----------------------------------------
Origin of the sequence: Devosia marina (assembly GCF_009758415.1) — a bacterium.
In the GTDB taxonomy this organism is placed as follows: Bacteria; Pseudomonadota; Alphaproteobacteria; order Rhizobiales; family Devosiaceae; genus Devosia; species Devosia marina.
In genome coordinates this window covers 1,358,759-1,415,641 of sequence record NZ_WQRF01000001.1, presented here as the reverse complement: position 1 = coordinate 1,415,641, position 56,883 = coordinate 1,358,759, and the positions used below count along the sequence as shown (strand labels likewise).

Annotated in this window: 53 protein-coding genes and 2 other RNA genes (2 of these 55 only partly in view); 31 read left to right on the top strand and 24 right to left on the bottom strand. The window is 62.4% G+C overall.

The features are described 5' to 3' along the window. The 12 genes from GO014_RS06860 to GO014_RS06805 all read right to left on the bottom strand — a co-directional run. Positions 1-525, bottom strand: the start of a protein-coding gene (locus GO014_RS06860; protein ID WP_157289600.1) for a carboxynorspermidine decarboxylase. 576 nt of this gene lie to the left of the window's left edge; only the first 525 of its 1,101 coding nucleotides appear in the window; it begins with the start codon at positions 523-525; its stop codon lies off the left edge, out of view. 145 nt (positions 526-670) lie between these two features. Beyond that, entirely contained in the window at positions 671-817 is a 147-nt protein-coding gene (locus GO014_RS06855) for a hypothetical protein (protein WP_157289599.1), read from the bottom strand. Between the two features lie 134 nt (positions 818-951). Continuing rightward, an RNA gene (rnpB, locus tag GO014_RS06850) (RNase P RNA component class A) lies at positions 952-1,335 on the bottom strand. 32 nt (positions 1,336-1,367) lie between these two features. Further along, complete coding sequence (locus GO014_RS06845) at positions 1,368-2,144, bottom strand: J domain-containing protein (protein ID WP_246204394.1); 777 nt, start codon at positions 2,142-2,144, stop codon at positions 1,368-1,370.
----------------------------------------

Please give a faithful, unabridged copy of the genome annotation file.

Origin of the sequence: Devosia marina (assembly GCF_009758415.1) — a bacterium.
In the GTDB taxonomy this organism is placed as follows: Bacteria; Pseudomonadota; Alphaproteobacteria; order Rhizobiales; family Devosiaceae; genus Devosia; species Devosia marina.
In genome coordinates this window covers 1,358,759-1,415,641 of sequence record NZ_WQRF01000001.1, presented here as the reverse complement: position 1 = coordinate 1,415,641, position 56,883 = coordinate 1,358,759, and the positions used below count along the sequence as shown (strand labels likewise).

Annotated in this window: 53 protein-coding genes and 2 other RNA genes (2 of these 55 only partly in view); 31 read left to right on the top strand and 24 right to left on the bottom strand. The window is 62.4% G+C overall.

The features are described 5' to 3' along the window. The 12 genes from GO014_RS06860 to GO014_RS06805 all read right to left on the bottom strand — a co-directional run. Positions 1-525, bottom strand: the start of a protein-coding gene (locus GO014_RS06860; protein ID WP_157289600.1) for a carboxynorspermidine decarboxylase. 576 nt of this gene lie to the left of the window's left edge; only the first 525 of its 1,101 coding nucleotides appear in the window; it begins with the start codon at positions 523-525; its stop codon lies off the left edge, out of view. 145 nt (positions 526-670) lie between these two features. Beyond that, entirely contained in the window at positions 671-817 is a 147-nt protein-coding gene (locus GO014_RS06855) for a hypothetical protein (protein WP_157289599.1), read from the bottom strand. Between the two features lie 134 nt (positions 818-951). Continuing rightward, an RNA gene (rnpB, locus tag GO014_RS06850) (RNase P RNA component class A) lies at positions 952-1,335 on the bottom strand. 32 nt (positions 1,336-1,367) lie between these two features. Further along, complete coding sequence (locus GO014_RS06845) at positions 1,368-2,144, bottom strand: J domain-containing protein (protein ID WP_246204394.1); 777 nt, start codon at positions 2,142-2,144, stop codon at positions 1,368-1,370.